The evolution of medical ethics committees

In 1962, Swedish Hospital in Seattle was the first institution to offer hemodialysis for patients with kidney failure. Demand for access to this novel and effective technology quickly outpaced the capacity of its three machines, housed in the hospital basement. To determine which patients would be given the opportunity to use the new blood-cleaning devices, an “Admissions and Policy Committee” was appointed.

Later known as the “God Committee,” the group was made up of seven lay people, including a surgeon, a minister, a lawyer, a government official, a housewife, a banker, and a labor leader.  They developed criteria, including marital status, net worth, occupation, and potential to contribute to society (among others) for selecting candidates eligible for this life-saving intervention.

The process used by the committee to make these difficult decisions has been criticized many times over. But the idea of the committee itself – that an impartial group of people could be useful in helping to resolve ethical dilemmas raised by advancing medical technology – ignited an international trend.

Unique in 1962, the idea of the healthcare ethics committee was adopted slowly, existing in only one percent of hospitals in the early 1980s. By the end of the century, however, in response to additional high-profile cases such as those of Karen Ann Quinlan and Nancy Cruzan, ethics committees had been established in over 90 percent of hospitals.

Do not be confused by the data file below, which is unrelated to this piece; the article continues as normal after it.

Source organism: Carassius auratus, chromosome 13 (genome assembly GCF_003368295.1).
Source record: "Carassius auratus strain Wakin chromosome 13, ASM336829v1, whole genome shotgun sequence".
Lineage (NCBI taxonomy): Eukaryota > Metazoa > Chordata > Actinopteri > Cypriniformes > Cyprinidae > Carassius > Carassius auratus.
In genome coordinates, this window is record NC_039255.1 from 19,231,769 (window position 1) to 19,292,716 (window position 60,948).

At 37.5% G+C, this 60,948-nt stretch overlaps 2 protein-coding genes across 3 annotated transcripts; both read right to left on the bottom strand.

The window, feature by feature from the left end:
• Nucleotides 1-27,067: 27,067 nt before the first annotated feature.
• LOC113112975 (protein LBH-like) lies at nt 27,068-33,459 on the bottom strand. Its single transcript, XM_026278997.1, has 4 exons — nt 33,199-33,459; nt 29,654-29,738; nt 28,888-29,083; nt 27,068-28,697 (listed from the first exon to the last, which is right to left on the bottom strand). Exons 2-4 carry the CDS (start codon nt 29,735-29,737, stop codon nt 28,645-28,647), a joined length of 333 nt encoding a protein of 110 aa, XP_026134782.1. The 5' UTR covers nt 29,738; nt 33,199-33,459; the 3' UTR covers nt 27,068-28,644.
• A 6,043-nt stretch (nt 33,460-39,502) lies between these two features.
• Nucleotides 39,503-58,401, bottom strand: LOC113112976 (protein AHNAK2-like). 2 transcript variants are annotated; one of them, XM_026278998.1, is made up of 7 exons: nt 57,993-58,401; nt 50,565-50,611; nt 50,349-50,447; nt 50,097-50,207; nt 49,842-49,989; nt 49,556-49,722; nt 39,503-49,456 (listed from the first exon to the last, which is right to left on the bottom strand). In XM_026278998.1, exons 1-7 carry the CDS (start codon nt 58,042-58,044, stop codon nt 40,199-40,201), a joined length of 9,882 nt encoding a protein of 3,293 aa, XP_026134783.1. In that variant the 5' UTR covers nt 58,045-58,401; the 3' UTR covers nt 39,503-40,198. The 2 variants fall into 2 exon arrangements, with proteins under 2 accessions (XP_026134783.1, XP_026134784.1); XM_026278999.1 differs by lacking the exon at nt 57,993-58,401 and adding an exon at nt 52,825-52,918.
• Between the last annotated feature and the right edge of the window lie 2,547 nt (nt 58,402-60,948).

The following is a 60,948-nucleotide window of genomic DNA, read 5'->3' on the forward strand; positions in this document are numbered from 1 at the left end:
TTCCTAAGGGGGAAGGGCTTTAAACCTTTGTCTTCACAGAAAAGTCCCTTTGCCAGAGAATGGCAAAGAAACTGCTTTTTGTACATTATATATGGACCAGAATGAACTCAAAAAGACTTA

Today, the Joint Commission on Accreditation of Healthcare Organizations requires that all hospitals have some mechanism for ethics review. Ethics committees fulfill a tripartite mission of aiding in policy development, offering education throughout the institution on ethically relevant issues, and conducting ethics consultations with practitioners and patients. The primary area of growth since 2000 has been in this last domain of clinical ethics consultation.

Once relying on well-meaning volunteers who were trained in medicine, nursing, chaplaincy, or social work but who were deemed to be “good people” by someone in administration, increasing numbers of hospitals now hire professional ethicists who have earned advanced degrees in bioethics or who have completed robust Clinical Ethics Fellowship programs.

Growing healthcare ethics programs have consultants on call 24/7, track their consult volume, and undertake quality improvement efforts. A new Healthcare Ethics Consultant Certification effort has been developed to identify consultants who have demonstrated a baseline of knowledge and experience relevant to this work.

Looking back, it is apparent that Hospital Ethics Committees have undergone an impressive, radical transformation since the time of the “God Committee.” They continue to evolve today.

March is National Ethics Awareness Month. It offers an opportunity for organizations and institutions of all kinds to reflect on the intentions they use to guide decisions and the ideals they want to operate by. Hospitals are on the leading edge of this effort to integrate ethics thoroughly into their activities. Although the model may transform when infused into a business or government context, the need for other institutions to follow in hospitals’ footsteps and resolve growing challenges in ethically conscious ways has never been greater.

-By Janet Malek, Ph.D., associate professor in the Center for Medical Ethics and Health Policy at Baylor College of Medicine and director of the Houston Methodist Biomedical Ethics Program


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